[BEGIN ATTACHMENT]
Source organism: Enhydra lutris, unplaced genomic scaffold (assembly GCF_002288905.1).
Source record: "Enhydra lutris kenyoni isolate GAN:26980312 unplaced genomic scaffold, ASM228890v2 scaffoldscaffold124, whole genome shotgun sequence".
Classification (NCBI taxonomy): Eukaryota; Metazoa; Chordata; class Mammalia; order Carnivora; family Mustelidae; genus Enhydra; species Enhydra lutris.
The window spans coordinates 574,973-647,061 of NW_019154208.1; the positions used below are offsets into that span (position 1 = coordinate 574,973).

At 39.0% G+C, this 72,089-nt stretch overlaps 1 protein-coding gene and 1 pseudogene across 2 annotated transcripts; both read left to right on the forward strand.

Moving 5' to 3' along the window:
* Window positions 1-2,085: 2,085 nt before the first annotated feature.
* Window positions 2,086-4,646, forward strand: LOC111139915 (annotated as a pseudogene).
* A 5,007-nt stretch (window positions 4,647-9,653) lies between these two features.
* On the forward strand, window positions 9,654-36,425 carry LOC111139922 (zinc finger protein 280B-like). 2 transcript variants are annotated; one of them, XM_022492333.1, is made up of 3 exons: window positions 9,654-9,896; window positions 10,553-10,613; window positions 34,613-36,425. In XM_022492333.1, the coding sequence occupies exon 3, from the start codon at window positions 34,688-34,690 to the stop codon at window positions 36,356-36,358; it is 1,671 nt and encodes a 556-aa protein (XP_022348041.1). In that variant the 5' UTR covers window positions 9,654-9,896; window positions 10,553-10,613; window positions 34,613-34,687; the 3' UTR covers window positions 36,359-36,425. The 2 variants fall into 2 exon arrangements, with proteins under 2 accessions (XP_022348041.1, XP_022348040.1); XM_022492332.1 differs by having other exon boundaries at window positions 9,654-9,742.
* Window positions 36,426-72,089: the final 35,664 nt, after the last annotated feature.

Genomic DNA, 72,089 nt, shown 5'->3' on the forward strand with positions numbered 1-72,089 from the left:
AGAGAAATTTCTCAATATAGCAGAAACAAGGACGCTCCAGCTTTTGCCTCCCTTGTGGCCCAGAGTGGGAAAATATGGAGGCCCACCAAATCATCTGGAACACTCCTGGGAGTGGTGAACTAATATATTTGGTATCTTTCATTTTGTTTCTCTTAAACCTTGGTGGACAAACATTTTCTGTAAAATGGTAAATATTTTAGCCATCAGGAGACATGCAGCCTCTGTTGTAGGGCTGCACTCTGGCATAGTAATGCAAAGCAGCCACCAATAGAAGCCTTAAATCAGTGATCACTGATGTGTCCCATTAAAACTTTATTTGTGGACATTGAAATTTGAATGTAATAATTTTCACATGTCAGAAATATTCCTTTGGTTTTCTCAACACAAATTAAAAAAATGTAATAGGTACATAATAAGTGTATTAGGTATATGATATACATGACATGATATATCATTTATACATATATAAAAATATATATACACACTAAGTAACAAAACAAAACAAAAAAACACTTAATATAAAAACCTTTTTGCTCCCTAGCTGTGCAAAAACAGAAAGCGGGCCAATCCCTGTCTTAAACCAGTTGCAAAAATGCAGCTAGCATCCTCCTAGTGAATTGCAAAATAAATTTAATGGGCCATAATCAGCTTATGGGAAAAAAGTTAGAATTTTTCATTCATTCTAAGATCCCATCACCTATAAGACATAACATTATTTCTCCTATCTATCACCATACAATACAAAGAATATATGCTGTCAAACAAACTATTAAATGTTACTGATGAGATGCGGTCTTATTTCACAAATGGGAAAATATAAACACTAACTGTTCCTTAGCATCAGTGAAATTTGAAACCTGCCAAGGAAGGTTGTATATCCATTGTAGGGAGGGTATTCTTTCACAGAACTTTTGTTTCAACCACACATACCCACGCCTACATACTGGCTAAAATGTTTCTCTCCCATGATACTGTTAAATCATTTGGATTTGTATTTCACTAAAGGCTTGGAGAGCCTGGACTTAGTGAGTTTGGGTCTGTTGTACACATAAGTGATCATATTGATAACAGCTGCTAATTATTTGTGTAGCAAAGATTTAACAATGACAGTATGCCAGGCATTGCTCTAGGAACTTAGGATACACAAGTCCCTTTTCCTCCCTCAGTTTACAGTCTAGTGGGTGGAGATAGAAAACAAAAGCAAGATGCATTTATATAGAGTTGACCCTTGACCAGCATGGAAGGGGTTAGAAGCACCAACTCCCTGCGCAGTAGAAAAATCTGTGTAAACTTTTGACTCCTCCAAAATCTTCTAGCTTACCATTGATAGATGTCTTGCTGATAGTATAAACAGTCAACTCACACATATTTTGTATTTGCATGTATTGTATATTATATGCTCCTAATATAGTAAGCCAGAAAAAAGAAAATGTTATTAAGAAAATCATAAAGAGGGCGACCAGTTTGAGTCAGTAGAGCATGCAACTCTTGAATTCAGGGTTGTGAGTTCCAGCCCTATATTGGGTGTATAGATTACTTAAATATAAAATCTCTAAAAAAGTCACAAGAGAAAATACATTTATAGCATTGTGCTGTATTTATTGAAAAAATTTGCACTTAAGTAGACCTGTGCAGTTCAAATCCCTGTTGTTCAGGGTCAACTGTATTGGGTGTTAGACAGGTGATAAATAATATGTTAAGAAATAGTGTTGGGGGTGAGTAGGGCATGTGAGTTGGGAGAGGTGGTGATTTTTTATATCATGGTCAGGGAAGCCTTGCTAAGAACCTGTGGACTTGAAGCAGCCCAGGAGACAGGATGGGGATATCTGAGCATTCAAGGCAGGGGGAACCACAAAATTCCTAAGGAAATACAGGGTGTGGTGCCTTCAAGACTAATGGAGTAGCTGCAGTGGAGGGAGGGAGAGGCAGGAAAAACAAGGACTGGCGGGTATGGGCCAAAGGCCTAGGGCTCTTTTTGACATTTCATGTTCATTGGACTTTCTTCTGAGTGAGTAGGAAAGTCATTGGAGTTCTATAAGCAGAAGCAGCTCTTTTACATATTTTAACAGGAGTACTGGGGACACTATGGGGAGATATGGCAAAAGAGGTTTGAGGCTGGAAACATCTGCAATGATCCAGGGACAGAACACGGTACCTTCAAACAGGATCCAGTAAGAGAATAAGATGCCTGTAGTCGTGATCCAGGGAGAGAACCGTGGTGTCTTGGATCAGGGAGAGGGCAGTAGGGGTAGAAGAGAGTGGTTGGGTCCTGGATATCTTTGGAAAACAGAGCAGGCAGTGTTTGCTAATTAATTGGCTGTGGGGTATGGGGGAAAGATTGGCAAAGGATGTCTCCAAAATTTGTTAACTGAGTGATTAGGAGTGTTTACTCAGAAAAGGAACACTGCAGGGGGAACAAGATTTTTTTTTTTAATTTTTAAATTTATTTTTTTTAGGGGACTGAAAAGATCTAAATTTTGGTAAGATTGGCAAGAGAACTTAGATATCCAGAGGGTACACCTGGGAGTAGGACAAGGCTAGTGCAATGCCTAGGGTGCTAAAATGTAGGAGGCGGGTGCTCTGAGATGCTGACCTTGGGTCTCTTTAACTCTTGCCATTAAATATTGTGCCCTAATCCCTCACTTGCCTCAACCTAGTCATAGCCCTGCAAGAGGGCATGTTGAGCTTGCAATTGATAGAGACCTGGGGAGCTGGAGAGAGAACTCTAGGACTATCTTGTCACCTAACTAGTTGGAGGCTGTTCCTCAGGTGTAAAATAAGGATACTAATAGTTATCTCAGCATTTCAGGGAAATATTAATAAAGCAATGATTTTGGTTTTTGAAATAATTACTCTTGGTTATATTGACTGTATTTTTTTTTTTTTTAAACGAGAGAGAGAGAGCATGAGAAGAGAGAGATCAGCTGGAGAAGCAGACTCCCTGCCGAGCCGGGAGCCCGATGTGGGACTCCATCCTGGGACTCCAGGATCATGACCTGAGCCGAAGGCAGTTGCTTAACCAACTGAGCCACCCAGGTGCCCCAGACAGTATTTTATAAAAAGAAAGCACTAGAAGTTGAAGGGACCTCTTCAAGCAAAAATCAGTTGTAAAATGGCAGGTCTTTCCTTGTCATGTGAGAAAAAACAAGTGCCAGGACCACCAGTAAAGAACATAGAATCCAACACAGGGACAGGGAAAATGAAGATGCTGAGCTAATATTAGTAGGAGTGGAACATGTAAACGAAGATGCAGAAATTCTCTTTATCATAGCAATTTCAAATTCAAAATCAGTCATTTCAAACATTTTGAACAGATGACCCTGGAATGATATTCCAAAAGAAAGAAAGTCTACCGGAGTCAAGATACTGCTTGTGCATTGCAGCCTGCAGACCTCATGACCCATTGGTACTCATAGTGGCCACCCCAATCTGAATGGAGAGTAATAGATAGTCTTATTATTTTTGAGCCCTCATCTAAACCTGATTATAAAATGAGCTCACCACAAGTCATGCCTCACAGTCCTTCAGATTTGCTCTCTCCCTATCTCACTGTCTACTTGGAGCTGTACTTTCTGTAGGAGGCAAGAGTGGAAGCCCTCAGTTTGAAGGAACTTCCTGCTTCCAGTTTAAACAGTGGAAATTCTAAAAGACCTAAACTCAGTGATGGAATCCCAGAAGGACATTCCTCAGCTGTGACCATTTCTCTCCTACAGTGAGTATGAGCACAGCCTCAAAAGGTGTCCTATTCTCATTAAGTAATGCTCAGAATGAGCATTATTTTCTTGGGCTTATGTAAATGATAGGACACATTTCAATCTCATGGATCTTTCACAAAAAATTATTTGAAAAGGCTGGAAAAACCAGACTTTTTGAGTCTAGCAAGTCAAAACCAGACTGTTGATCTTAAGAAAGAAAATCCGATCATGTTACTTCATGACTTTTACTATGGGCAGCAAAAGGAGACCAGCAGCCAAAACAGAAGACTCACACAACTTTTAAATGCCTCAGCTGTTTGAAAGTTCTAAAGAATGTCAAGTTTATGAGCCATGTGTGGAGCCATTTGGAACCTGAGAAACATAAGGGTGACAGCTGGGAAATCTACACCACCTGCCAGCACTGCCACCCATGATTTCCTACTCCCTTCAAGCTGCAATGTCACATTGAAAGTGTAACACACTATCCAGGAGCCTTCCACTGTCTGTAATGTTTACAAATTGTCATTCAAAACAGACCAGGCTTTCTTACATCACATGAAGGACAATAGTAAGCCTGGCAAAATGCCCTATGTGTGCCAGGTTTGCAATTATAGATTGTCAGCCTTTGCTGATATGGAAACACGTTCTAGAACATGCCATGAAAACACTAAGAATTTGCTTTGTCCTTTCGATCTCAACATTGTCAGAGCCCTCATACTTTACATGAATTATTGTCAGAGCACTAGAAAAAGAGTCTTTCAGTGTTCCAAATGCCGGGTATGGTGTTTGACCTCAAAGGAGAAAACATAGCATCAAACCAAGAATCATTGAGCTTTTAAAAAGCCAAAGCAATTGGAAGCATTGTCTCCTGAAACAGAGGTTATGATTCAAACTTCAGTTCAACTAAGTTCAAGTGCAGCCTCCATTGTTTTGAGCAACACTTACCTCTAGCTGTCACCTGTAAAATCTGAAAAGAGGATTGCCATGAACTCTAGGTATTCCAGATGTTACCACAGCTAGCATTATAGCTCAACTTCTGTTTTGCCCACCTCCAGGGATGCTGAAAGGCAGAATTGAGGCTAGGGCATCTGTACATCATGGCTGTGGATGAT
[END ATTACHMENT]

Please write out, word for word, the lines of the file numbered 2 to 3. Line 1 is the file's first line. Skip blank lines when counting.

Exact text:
Source record: "Enhydra lutris kenyoni isolate GAN:26980312 unplaced genomic scaffold, ASM228890v2 scaffoldscaffold124, whole genome shotgun sequence".
Classification (NCBI taxonomy): Eukaryota; Metazoa; Chordata; class Mammalia; order Carnivora; family Mustelidae; genus Enhydra; species Enhydra lutris.